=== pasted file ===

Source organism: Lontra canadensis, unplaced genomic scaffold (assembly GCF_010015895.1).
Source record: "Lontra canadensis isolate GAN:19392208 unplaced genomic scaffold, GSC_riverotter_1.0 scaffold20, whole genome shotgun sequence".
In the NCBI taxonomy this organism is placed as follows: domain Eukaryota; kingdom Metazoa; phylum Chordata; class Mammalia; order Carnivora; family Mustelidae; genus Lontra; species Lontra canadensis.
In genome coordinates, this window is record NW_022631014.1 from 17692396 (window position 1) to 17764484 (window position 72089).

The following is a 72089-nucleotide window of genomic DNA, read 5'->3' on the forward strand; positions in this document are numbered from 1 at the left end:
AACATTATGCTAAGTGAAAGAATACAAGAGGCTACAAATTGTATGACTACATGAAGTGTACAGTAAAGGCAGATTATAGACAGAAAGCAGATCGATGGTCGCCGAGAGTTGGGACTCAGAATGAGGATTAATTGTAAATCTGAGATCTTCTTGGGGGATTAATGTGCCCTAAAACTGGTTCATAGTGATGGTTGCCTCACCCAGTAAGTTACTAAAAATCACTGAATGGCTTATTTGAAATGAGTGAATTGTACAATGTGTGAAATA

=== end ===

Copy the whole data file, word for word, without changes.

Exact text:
Source organism: Lontra canadensis, unplaced genomic scaffold (assembly GCF_010015895.1).
Source record: "Lontra canadensis isolate GAN:19392208 unplaced genomic scaffold, GSC_riverotter_1.0 scaffold20, whole genome shotgun sequence".
In the NCBI taxonomy this organism is placed as follows: domain Eukaryota; kingdom Metazoa; phylum Chordata; class Mammalia; order Carnivora; family Mustelidae; genus Lontra; species Lontra canadensis.
In genome coordinates, this window is record NW_022631014.1 from 17692396 (window position 1) to 17764484 (window position 72089).

The following is a 72089-nucleotide window of genomic DNA, read 5'->3' on the forward strand; positions in this document are numbered from 1 at the left end:
AACATTATGCTAAGTGAAAGAATACAAGAGGCTACAAATTGTATGACTACATGAAGTGTACAGTAAAGGCAGATTATAGACAGAAAGCAGATCGATGGTCGCCGAGAGTTGGGACTCAGAATGAGGATTAATTGTAAATCTGAGATCTTCTTGGGGGATTAATGTGCCCTAAAACTGGTTCATAGTGATGGTTGCCTCACCCAGTAAGTTACTAAAAATCACTGAATGGCTTATTTGAAATGAGTGAATTGTACAATGTGTGAAATA